Today I have the pleasure to welcome C.J. Flood to Chouett.com.
If you had the opportunity to write a letter to your younger self, what would you say? I know that I mine would probably not fit on a A4 sheet and that I might need a lot of space to contain all the things that I might need to say. Looking back on my life now, though I would like to convey to Virginie at 14 that, in the end, it will be ok and learn as much as you can while you can, but one thing you have to do for sure, is enjoy the ride!
Hope you’ll enjoy C.J.’s message.
Dear fourteen year old me
Ah, fourteen year old me. You are so conflicted it’s hard to know what’s best to advise. On occasions you can be painfully sweet, like when you spent the evening making Valentine’s Day cards for all the kids in your class you thought unlikely to receive them. Other times you can be appallingly cruel, such as when you pretended to want to go out with Perry Tanker only to reveal to his delighted face that you were joking.
You threw the Valentine’s cards in the bin on the way to school, whether because you feared the gesture was insulting or patronising, or because you didn’t have the courage to carry it out, I’m not sure. But this is a theme of your young years, a deficit of courage followed by an excess. Try to find the middle ground, the place where you feel comfortable, and don’t be afraid to be seen doing something kind.
You’re right, the feeling in your stomach whenever the phone rings isn’t normal. It might be Anxiety, with a capital a, which is a mental health issue. Or it might just be a sign you are doing, or about to do, something you don’t want to. Pay attention to it, but don’t let it rule your life. You really shouldn’t dread your friends’ calls though; they should be something to look forward to. Perhaps you are friends with the wrong people?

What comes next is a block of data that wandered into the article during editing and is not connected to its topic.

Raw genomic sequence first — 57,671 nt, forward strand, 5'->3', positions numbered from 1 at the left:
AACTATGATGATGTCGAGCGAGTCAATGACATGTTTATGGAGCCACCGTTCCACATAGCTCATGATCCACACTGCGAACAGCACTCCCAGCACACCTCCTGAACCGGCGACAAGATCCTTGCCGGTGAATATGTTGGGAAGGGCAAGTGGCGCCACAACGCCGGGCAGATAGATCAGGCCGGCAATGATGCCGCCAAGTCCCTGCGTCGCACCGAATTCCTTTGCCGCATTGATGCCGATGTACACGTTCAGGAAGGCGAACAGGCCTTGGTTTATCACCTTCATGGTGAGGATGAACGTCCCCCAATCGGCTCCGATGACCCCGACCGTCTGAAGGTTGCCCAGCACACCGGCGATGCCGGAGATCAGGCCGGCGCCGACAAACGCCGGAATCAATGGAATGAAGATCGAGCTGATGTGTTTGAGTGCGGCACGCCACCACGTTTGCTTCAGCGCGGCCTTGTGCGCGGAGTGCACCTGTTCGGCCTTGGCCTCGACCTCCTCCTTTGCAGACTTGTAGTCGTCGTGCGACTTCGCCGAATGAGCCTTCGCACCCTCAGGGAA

If you keep surrounding yourself with the most beautiful girls in the school, you are doomed to feel physically inferior. Don’t play the game where you rank each other amongst yourselves anymore. When the prettiest girl in the group, the one with the long legs and thin ankles and almond eyes, suggests it? Just. Say. No.
The boys will rank you. It helps them feel powerful. Tell them that you reject their superficial scoring system. Tell them they are hapless victims of the patriarchy, and they have your deepest sympathy. Tell them that soon you will be far away from here, and they will be blurred shadows in your memory, a vague feeling of pain that you are very happy to forget. Meanwhile try not to internalise your number. Stop seeking out their notes. Begin the lifelong game of telling yourself the scale doesn’t matter.
Oh, and the reason you have to sleep for hours every day after school is because you are an introvert. This means you enjoy quiet tasks, and need to recharge alone after spending time with people. This is okay. School is hellish for an introvert, especially one who pretends to be extrovert for most of the day. Stop pretending. Seek out the quiet spaces and the gentle folk.
Your gut instinct that books are the answer is correct. Why not broaden your horizons a little in terms of reading material? Point Horrors and Jackie Collins are great, but there’s somebody called Sylvia Plath who digs a little deeper. The Brontés are pretty special too. Ask your English teacher to recommend something.
Stop trying to rise through the social system, and focus on your work. Just because you’re clever enough to pass your exams without revising doesn’t mean you should. You could get a full set of As! Why not try? And finally, please, my dear, dear child, please, wear a longer skirt. Tugging that thing down like that all day is exhausting, your mum and dad are right about this one.
Trust me, I know.